The luggage space is surprisingly large. Plenty of room for a fortnightly shop at the supermarket or even (from experience) a ten-day camping holiday for two with a palatial 8-person tent. It really helps that the engine is hidden away beneath the luggage compartment. You do occasionally have to rethink the packing to get everything in, but it is never impossible.
You don't have to give everyone a lift home from a party because you only have two seats. Just choose the person you want to be nicest to!
People who own Smart cars are (usually) nice people. I gave a friend a test drive in mine, she went out and got her own, joined a Smart club, and eventually ended up with a Smart-owning husband.
THE BAD THINGS
Road humps. Despite being a city car it does not cope with road humps very well. It is too narrow at the front to be able to take road cushions where bigger cars can let the wheels go either side, and it is so short that the back goes up as the front comes down. The light weight means that the suspension has to be a lot firmer as well.
You do need the air-conditioning. Because of the glass roof and the overall visibility the car can get very hot on a sunny day. Frequent long trips: I was quite happy doing the occasional 300-mile round trip. However, my job meant more driving long distances, often coming back 200 miles late at night after a day's work. I eventually found that it was a bit tiring because of the constant road noise and the gear changes which would not be required in a larger car. Also, it was not ideal to stop and have a sleep for a couple of hours before travelling onwards as the seats have a limited reclining ability.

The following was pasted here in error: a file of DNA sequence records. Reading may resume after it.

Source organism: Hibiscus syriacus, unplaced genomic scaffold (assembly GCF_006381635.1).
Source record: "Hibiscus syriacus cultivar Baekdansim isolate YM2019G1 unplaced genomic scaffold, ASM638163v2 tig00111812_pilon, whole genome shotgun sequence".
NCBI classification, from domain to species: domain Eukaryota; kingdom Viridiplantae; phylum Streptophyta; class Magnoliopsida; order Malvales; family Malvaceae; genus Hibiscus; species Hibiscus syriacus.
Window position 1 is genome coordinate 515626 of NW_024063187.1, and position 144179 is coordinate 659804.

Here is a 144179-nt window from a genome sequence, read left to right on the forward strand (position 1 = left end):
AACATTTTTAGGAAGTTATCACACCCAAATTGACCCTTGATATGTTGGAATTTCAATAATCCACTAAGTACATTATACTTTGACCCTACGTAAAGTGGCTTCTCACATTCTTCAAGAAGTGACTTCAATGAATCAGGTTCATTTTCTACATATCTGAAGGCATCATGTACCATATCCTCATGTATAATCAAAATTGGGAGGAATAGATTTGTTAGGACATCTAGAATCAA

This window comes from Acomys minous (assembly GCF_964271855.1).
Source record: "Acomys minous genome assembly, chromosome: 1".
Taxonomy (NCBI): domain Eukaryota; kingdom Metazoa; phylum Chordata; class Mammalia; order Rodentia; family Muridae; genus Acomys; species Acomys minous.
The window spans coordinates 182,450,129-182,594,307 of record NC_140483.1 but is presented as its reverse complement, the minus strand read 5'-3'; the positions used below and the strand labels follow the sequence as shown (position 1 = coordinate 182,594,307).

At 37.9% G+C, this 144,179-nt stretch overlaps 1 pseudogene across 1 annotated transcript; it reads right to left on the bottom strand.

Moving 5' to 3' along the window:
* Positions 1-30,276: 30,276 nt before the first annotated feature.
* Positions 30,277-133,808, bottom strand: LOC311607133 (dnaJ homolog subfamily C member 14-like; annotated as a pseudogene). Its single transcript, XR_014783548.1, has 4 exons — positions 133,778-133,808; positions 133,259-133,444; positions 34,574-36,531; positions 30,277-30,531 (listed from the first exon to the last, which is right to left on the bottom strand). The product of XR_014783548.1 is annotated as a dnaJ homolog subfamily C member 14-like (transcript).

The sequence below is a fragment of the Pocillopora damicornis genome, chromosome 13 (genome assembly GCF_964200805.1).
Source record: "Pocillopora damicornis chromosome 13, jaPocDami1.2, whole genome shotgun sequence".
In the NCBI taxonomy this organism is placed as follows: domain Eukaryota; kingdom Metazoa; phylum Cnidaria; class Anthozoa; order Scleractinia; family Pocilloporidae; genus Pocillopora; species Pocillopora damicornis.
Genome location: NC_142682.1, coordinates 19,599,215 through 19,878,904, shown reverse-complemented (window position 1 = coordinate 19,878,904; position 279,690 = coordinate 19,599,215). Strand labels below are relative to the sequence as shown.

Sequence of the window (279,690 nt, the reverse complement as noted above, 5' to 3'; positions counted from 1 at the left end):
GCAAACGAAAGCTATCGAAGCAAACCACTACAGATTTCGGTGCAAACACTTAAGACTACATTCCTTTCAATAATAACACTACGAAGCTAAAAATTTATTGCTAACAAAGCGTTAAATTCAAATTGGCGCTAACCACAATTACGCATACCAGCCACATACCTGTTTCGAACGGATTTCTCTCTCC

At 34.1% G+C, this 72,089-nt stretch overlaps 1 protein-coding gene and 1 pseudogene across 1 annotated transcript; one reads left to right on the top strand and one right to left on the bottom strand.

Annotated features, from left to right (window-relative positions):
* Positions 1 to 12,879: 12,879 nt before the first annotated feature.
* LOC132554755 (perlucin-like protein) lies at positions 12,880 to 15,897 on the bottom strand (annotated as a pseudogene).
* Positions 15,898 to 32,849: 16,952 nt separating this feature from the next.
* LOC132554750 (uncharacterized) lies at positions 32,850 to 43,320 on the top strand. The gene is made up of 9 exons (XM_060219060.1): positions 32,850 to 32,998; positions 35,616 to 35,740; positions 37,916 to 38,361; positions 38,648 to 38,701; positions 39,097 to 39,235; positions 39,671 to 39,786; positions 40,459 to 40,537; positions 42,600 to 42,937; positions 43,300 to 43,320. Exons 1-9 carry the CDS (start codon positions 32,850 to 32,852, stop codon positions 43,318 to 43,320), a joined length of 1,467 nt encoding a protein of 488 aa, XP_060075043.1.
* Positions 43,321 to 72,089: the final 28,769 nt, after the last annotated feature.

Very occasionally in wet weather the narrow tyres at the front do not give as good a grip as one would like. The car is very light and trying to brake on a wet metal cover in the road gives one a brief moment of concern until the ABS kicks in.
The semi-automatic gearbox changes down as you approach a junction. This can leave you in neutral if you try to accelerate into a gap on a roundabout. This is scary! Apparently this has got better on more recent models, but is the one major change one has to make to how one might drive a manual car. But you get used to it.
Servicing costs are quite high, but it is a Mercedes and it is matched with great reliability (at least in my case). The only time I had a problem with reliability was when I left the interior light on for a week and came back to a flat battery.
Eventually the council introduced controlled parking and everyone in North East London decided to park their cars elsewhere. I had a job which involved a lot of travelling with groups of people, many of whom needed lifts, and also meant coming back late at night when a bit of space to sleep for a couple of hours would be useful.
So, after six years, I had sadly to say goodbye to the Smart. I couldn't afford to keep her and another car, however hard I tried to do the sums. So I replaced her with a Vauxhall Zafira and instead of everyone asking why my car was so small, now everyone asks why it is so big.
In summary, I really felt that that I got my money's worth over six years of ownership. I would certainly buy another Smart if I stopped driving such long distances or could afford a second car. And I feel a slight pang every time I see one on the road.
Not big enough for my family but an ideal car for London and its lack of parking spaces. xx
js2ht2andl 24.04.2006 14:58
This was really helpful for me because i considered a Smart car, decided against it after seeing it road tested on Top Gear, the scene on the motorway put me off cause the car rattled a little when overtaking a lorry. Plus there's no way I could cope with maintenance so i will cross this vehicle off my list. x